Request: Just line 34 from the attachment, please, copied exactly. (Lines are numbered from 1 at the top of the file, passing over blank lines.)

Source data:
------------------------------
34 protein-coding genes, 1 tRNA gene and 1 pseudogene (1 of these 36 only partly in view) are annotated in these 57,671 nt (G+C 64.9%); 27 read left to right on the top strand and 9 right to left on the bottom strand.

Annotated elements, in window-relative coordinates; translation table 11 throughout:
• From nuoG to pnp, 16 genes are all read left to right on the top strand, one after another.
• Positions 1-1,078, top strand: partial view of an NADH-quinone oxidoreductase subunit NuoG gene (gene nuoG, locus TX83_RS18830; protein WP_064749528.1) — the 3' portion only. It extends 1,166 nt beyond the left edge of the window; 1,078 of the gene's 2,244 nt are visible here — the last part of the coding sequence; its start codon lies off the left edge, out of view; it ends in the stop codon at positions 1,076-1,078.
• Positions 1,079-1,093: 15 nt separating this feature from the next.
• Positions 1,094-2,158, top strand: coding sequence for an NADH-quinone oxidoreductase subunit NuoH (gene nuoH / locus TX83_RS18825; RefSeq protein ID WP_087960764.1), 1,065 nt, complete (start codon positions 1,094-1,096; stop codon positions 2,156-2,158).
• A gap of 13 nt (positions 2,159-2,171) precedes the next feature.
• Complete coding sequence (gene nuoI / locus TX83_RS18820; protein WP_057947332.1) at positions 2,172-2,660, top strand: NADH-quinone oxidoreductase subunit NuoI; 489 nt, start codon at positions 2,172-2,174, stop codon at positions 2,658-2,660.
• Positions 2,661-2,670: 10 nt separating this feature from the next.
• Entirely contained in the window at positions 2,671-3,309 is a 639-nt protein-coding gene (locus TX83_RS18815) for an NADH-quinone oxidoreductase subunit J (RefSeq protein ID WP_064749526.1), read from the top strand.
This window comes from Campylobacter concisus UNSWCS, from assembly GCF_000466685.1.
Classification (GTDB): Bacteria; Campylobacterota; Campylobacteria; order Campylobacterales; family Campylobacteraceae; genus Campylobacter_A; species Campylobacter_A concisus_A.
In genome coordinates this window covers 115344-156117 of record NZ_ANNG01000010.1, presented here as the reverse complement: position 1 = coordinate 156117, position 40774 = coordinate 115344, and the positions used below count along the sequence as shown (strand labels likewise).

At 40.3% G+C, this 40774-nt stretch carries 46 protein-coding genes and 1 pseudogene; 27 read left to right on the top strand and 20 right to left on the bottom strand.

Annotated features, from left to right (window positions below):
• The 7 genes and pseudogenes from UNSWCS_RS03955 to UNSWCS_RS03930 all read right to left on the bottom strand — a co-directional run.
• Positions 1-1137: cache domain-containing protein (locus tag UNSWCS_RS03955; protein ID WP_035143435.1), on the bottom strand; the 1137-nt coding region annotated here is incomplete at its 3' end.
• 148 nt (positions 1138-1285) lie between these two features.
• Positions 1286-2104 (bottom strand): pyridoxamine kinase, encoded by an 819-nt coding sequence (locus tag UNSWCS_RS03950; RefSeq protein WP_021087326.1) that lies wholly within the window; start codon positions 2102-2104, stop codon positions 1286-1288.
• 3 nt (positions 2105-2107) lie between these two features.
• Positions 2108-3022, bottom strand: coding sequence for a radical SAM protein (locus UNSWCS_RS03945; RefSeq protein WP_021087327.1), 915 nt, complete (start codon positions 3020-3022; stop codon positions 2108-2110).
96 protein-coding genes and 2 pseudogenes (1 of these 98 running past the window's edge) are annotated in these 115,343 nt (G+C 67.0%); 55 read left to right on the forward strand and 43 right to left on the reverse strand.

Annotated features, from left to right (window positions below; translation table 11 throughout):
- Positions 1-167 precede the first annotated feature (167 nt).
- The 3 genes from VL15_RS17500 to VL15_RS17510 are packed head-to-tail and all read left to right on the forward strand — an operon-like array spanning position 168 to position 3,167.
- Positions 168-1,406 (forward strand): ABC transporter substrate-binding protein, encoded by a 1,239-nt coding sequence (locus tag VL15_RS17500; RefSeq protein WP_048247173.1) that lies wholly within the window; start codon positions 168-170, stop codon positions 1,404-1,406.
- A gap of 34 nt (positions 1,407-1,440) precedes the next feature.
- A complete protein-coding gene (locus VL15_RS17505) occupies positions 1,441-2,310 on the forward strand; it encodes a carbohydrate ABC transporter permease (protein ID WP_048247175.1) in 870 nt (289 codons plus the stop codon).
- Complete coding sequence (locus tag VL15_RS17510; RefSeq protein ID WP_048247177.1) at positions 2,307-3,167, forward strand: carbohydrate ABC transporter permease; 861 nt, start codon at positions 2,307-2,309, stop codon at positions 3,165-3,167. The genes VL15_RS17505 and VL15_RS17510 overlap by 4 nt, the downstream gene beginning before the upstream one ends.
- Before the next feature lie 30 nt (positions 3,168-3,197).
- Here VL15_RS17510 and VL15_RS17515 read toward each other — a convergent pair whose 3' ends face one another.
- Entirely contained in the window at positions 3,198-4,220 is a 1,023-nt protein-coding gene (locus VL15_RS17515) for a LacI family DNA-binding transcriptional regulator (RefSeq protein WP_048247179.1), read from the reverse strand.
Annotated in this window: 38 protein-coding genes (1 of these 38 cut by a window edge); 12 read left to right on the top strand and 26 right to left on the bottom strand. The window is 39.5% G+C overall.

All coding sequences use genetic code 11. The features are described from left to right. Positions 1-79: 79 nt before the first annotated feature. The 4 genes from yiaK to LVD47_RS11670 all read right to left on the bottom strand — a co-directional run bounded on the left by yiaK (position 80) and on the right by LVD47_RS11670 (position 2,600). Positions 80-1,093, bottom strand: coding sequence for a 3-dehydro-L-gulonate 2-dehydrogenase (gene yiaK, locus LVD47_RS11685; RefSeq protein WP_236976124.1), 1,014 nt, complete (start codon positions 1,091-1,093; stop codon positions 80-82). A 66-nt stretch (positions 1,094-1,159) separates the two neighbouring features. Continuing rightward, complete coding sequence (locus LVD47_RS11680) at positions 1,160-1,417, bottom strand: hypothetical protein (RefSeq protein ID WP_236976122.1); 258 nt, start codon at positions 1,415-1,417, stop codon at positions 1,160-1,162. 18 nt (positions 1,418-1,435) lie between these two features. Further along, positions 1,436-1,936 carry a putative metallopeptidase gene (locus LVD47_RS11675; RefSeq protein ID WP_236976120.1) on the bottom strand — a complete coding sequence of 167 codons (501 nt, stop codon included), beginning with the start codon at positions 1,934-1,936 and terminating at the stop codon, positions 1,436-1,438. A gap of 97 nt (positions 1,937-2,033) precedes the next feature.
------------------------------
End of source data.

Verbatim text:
All coding sequences use genetic code 11. The features are described from left to right. Positions 1-79: 79 nt before the first annotated feature. The 4 genes from yiaK to LVD47_RS11670 all read right to left on the bottom strand — a co-directional run bounded on the left by yiaK (position 80) and on the right by LVD47_RS11670 (position 2,600). Positions 80-1,093, bottom strand: coding sequence for a 3-dehydro-L-gulonate 2-dehydrogenase (gene yiaK, locus LVD47_RS11685; RefSeq protein WP_236976124.1), 1,014 nt, complete (start codon positions 1,091-1,093; stop codon positions 80-82). A 66-nt stretch (positions 1,094-1,159) separates the two neighbouring features. Continuing rightward, complete coding sequence (locus LVD47_RS11680) at positions 1,160-1,417, bottom strand: hypothetical protein (RefSeq protein ID WP_236976122.1); 258 nt, start codon at positions 1,415-1,417, stop codon at positions 1,160-1,162. 18 nt (positions 1,418-1,435) lie between these two features. Further along, positions 1,436-1,936 carry a putative metallopeptidase gene (locus LVD47_RS11675; RefSeq protein ID WP_236976120.1) on the bottom strand — a complete coding sequence of 167 codons (501 nt, stop codon included), beginning with the start codon at positions 1,934-1,936 and terminating at the stop codon, positions 1,436-1,438. A gap of 97 nt (positions 1,937-2,033) precedes the next feature.